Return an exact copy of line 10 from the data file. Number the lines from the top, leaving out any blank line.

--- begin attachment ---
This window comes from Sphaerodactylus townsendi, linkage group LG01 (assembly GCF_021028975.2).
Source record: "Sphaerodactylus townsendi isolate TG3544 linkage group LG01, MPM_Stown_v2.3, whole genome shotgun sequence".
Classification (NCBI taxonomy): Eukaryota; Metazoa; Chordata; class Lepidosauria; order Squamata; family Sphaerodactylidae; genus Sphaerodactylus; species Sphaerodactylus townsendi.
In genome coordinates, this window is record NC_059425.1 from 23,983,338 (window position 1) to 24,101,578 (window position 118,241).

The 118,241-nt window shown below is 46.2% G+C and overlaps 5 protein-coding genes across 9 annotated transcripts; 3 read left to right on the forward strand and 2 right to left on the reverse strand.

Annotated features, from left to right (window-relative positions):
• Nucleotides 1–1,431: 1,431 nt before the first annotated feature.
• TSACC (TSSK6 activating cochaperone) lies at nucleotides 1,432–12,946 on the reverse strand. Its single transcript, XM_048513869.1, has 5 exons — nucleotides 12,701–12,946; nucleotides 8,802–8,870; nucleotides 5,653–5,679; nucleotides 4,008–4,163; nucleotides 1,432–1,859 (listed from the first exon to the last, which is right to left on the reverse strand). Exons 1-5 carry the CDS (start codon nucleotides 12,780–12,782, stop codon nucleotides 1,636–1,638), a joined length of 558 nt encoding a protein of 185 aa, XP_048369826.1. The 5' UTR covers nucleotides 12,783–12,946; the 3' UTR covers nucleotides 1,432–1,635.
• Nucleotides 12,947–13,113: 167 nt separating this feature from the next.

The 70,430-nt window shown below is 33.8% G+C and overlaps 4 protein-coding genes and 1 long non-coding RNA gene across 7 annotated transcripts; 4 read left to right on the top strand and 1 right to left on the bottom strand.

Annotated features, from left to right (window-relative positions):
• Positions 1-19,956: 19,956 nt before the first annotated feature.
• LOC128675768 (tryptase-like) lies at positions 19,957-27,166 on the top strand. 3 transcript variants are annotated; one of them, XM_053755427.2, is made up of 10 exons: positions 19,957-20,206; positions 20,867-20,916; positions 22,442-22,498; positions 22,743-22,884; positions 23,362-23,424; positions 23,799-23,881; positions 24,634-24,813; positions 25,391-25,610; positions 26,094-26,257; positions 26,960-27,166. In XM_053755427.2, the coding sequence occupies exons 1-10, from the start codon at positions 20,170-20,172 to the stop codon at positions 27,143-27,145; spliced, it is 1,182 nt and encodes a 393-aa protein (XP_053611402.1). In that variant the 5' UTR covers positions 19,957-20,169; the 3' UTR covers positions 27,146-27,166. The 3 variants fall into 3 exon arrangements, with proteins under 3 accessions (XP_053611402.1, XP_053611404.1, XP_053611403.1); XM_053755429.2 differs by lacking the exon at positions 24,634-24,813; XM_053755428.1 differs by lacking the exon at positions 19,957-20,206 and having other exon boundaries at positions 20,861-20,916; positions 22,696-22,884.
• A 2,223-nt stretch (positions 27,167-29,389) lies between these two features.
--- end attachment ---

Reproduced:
The 70,430-nt window shown below is 33.8% G+C and overlaps 4 protein-coding genes and 1 long non-coding RNA gene across 7 annotated transcripts; 4 read left to right on the top strand and 1 right to left on the bottom strand.